Castor Bean (ricinus communis)

Although the castor bean plant is considered a weed in many of the world’s tropical regions, the plant is cultivated in temperate regions, not only for its seed oil but also for its beauty as an accent plant in the garden. Castor bean is native to parts of Africa and India and has been used in these areas for cosmetic, healing, and household purposes since ancient times.

Seeds of the plant have been found in 4,000-year-old Egyptian tombs. The Ebers Papyrus, an Egyptian medical text dating to ca. 1550 BCE, specified that the oil was useful as a laxative. In the Middle Ages, European herbalists used the herb as a liniment.

The seeds, commonly called beans, contain up to 5 percent of the protein ricin, which is one of the most toxic natural poisons. The extraction process used to produce oil from the beans removes the poisonous compound.

Castor Bean

Plant profile

Common Names: Castor Bean, Mole Plant

Description: Shrub, 8 to 10 feet tall, with alternate, palmate leaves up to 2 feet across, gray-green or dark purple-red; flower clusters on terminal spikes; spiny, 1-inch fruit capsules with seeds (beans)

Hardiness: To Zone 8

Family: Euphorbiaceae

Flowering: Midsummer

Parts Used: Seed

Range/Habitat: Native to tropical Africa and East Indies, naturalized throughout the tropics

Medicinal use

In addition to its use as a mild laxative, commercially produced castor bean oil can be applied topically as a skin moisturizer and to treat skin inflammations and warts.

Caution: Castor bean oil (also called castor oil) is not recommended for pregnant and nursing women and young children. The beans should never be taken internally in any form; the body can absorb the ricin in the seeds and the result can be severe poisoning and death.

Ornamental use

Fast-growing castor bean is a popular foundation plant for new homes in southern regions. The plant’s height and large, showy leaves also make a dramatic backdrop for lower-growing ornamentals in mixed borders. Planted in a large container, castor bean gives decks, porches, and verandas a lush, tropical look.

Other uses

Sometimes called “mole plant,” castor bean reputedly deters rodents and rabbits, so some gardeners plant a castor bean hedge around their vegetable garden to repel animal pests. It is said that if you put a few seeds in a mole’s hole, the little animals will move elsewhere. Certain ecofriendly mole repellents have castor oil as a major ingredient.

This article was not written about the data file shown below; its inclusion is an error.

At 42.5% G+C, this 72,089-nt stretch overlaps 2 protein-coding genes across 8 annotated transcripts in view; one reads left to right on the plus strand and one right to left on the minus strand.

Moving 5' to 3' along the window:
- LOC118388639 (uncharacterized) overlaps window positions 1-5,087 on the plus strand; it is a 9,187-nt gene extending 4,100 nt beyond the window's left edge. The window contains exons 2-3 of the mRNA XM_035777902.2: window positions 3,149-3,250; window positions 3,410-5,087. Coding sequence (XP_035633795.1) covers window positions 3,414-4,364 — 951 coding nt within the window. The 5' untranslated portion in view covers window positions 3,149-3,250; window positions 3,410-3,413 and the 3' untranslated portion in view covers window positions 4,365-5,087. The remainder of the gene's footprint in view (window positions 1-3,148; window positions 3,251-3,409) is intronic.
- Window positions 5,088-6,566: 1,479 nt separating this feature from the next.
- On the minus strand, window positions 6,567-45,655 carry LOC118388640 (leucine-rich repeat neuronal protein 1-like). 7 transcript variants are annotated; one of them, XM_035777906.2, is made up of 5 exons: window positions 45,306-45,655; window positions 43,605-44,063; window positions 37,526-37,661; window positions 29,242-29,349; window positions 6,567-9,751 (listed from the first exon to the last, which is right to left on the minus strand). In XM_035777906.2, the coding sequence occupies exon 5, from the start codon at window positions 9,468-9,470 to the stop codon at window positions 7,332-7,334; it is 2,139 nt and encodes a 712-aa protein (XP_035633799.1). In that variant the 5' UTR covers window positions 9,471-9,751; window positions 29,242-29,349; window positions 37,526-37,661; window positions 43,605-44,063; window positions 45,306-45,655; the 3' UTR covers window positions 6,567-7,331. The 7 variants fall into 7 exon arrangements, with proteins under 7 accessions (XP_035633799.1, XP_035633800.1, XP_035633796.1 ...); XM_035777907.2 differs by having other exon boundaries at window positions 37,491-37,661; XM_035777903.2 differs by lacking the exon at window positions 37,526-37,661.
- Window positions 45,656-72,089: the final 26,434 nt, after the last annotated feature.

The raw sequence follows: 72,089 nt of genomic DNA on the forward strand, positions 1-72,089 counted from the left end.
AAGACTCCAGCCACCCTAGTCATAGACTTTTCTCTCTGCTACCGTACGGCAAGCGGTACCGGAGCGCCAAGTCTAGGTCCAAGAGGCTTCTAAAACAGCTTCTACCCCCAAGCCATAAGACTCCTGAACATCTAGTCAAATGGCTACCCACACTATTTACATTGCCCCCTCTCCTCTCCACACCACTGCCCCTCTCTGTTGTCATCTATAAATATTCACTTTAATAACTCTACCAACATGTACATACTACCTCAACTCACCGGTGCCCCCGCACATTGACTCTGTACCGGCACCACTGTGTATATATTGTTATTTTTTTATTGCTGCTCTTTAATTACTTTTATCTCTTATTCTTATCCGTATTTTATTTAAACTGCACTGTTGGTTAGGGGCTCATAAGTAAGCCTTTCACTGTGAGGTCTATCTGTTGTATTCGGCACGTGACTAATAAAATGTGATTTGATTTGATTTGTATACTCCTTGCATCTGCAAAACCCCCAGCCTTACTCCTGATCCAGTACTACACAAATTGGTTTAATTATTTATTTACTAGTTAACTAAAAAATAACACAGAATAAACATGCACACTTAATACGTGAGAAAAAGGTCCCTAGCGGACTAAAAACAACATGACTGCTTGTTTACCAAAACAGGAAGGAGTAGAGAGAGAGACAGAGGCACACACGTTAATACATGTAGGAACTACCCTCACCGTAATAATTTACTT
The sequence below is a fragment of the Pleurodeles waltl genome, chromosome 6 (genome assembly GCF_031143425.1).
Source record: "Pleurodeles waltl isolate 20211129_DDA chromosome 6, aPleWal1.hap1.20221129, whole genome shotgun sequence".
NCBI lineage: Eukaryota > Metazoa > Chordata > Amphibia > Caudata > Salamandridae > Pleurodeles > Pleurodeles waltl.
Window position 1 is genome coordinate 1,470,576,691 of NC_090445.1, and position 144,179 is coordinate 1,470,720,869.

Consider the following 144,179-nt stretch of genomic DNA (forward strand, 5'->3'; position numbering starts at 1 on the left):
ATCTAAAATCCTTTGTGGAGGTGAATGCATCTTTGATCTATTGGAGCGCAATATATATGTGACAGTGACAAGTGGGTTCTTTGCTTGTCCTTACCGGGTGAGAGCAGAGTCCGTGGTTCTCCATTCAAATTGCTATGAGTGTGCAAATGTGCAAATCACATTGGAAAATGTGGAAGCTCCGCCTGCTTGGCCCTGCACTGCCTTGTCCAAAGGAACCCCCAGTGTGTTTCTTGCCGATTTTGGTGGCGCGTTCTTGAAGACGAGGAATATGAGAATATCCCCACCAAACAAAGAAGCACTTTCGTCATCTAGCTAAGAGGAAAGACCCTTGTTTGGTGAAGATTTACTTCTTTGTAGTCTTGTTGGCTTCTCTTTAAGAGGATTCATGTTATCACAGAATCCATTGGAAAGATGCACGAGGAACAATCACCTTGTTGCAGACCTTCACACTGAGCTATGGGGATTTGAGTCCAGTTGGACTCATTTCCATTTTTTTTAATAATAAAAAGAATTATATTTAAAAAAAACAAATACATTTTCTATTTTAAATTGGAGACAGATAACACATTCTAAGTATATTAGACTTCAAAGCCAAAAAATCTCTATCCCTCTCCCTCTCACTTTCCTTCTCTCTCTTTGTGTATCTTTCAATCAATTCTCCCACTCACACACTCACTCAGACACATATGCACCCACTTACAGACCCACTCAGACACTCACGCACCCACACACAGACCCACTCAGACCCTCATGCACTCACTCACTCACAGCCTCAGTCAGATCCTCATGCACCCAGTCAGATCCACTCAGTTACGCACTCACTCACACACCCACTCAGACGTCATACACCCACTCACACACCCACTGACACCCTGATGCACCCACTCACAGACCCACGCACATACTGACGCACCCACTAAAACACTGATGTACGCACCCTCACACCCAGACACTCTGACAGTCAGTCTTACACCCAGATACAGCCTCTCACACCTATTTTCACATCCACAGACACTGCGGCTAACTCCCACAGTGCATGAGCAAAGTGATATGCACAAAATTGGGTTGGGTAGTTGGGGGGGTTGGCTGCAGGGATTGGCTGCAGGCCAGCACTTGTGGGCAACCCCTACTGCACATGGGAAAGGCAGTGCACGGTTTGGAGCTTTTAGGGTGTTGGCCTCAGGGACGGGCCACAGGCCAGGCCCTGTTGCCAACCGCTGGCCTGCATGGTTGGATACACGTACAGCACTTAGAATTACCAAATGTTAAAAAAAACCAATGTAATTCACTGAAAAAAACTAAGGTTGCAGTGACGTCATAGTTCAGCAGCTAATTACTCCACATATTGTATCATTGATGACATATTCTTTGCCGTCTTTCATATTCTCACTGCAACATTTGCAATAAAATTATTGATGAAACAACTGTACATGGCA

Researchers at Michigan State University found that a commercial mole repellent containing 65 percent castor oil was effective for a period of 1 to 2 months. The bean’s toxicity is probably a mechanism that evolved to ward off insect and pest attacks. It has been studied as a potential insecticide, but this would seem to be very toxic to humans and animals, as well.

How to grow it

Plant castor bean seeds 1 inch deep in fertile, well-drained soil and full sun. In Zone 7 and colder, grow castor bean as an annual. Start the seeds indoors about 1 month before the last spring frost date, then transplant the seedlings outdoors after all danger of frost has passed. Keep plants well watered and away from young children and pets. Harvesting the plant for medicinal use is not recommended.

Castor Oil and Early Flying Machines

The goggles and scarf were not just a fashion statement; they were an essential part of flying. The design of the rotary engine that powered many of these planes — the fact that it spewed lubricating oil into the air during flight — caused the pilot’s face and parts of his body to be covered with the spray.

Castor oil was the best lubricant for this type of engine, which meant that pilots ingested a great deal of it during each hour of flight. And because castor oil is a purgative, this had an immediate effect on the pilot’s intestinal system, resulting in the need to run to the facilities after every flight. Thus, the long, protective silk scarf wrapped in many layers around the pilot’s nose and mouth became a mandatory part of flying gear.

In later years, closed cockpits and other types of engines eliminated the need for the scarf, but the style was set. Today, there are still some high-performance motor lubricants that contain oil extracted from the castor bean.